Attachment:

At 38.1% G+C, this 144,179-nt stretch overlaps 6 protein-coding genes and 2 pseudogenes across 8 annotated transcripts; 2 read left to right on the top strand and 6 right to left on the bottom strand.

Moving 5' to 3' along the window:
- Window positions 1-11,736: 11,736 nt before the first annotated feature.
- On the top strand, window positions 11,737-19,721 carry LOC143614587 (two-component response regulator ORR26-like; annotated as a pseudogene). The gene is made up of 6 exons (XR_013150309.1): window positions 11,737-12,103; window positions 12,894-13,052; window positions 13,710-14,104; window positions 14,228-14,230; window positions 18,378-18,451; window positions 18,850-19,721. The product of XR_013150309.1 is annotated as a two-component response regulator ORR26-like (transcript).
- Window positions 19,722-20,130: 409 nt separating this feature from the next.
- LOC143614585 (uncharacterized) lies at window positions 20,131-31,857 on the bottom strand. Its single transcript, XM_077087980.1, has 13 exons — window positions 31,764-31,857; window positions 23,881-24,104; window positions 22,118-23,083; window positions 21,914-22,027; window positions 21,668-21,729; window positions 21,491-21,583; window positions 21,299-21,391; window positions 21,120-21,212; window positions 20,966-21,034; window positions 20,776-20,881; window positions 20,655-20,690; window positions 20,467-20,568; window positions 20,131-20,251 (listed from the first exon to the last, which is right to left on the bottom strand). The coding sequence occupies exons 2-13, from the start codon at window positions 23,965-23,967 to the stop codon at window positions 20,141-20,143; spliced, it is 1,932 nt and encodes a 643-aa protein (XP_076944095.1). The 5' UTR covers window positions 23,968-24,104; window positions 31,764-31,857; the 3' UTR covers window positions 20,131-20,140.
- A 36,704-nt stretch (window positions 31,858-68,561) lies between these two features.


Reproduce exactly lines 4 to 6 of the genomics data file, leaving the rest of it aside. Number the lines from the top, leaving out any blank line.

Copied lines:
- On the top strand, window positions 11,737-19,721 carry LOC143614587 (two-component response regulator ORR26-like; annotated as a pseudogene). The gene is made up of 6 exons (XR_013150309.1): window positions 11,737-12,103; window positions 12,894-13,052; window positions 13,710-14,104; window positions 14,228-14,230; window positions 18,378-18,451; window positions 18,850-19,721. The product of XR_013150309.1 is annotated as a two-component response regulator ORR26-like (transcript).
- Window positions 19,722-20,130: 409 nt separating this feature from the next.
- LOC143614585 (uncharacterized) lies at window positions 20,131-31,857 on the bottom strand. Its single transcript, XM_077087980.1, has 13 exons — window positions 31,764-31,857; window positions 23,881-24,104; window positions 22,118-23,083; window positions 21,914-22,027; window positions 21,668-21,729; window positions 21,491-21,583; window positions 21,299-21,391; window positions 21,120-21,212; window positions 20,966-21,034; window positions 20,776-20,881; window positions 20,655-20,690; window positions 20,467-20,568; window positions 20,131-20,251 (listed from the first exon to the last, which is right to left on the bottom strand). The coding sequence occupies exons 2-13, from the start codon at window positions 23,965-23,967 to the stop codon at window positions 20,141-20,143; spliced, it is 1,932 nt and encodes a 643-aa protein (XP_076944095.1). The 5' UTR covers window positions 23,968-24,104; window positions 31,764-31,857; the 3' UTR covers window positions 20,131-20,140.